Local organisations and groups must be given access to climate finance from the Green Climate Fund. They know exactly what is happening in their local context and what is required for climate adaptation.
The second session of our five part series on women's rights and climate finance, Gender Mainstreaming in Climate Finance Mechanisms, provided an overview of how gender equality has been mainstreamed into global climate finance mechanisms, including a deep dive on gender considerations under the Green Climate Fund by Liane Schalatek of the Heinrich Boell Foundation - North America.
This Introduction to Climate Finance is the first of a five part series on women's rights and climate finance, aiming to build knowledge and power to ensure finance flows are benefiting local women's groups, responding to community needs and respecting human rights. This session will outline the climate finance landscape, as well as the key challenges and opportunities we hope to explore in this webinar series.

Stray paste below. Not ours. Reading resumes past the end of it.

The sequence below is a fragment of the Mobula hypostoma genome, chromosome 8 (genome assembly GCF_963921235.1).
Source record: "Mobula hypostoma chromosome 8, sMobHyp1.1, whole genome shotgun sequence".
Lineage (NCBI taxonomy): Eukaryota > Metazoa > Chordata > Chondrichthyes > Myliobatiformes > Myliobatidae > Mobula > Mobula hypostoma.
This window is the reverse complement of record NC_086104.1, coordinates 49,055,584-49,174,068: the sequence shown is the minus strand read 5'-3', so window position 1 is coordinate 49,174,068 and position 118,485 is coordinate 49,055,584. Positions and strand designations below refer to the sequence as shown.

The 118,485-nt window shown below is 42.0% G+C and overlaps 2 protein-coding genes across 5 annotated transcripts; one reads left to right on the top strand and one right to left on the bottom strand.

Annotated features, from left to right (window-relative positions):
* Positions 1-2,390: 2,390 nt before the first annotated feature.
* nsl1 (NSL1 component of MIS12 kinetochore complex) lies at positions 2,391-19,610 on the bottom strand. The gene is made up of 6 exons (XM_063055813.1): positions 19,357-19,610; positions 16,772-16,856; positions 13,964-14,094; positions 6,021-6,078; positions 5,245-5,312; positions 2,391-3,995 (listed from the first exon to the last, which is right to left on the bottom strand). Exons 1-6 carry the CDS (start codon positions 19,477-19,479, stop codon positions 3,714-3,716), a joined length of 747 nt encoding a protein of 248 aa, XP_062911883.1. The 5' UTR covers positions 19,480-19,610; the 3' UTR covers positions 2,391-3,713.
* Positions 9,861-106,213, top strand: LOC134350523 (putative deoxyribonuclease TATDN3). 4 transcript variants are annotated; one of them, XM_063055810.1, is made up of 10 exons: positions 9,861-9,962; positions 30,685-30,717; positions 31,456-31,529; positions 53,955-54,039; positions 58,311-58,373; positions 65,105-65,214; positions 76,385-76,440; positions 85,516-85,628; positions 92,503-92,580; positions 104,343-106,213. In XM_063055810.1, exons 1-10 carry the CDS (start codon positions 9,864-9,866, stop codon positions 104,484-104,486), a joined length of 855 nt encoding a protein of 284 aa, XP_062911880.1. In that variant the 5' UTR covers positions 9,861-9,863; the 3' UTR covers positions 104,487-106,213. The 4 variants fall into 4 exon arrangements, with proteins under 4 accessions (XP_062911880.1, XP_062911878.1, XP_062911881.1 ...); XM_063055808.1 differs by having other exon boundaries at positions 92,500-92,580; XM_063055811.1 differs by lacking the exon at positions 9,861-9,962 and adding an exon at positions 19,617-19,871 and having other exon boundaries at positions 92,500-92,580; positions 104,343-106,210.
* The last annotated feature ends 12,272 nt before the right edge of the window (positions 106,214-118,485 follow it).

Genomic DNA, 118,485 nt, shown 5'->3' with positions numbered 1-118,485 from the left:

In 2019, Karambot Women's Agriculture Group (Nepal) convinced their municipality to fund its proposed irrigation plan, after they followed a planning and budgeting training.
Globally, the area that is suffering desertification and land degradation is ever expanding. Unsustainable and often large-scale agricultural practices, including the copious use of pesticides and fertilisers, are a major driver of land degradation, aprocess that is further exacerbated by climate change, causing more erratic rainfall patterns, longer periods of drought and unpredictable growing seasons. This is very problematic not only for the hundreds of millions of people who directly depend on land and water for their livelihoods, but also for life on earth as a whole. It is clear that this process must be stopped and reversed, better sooner than later. But how to go about it?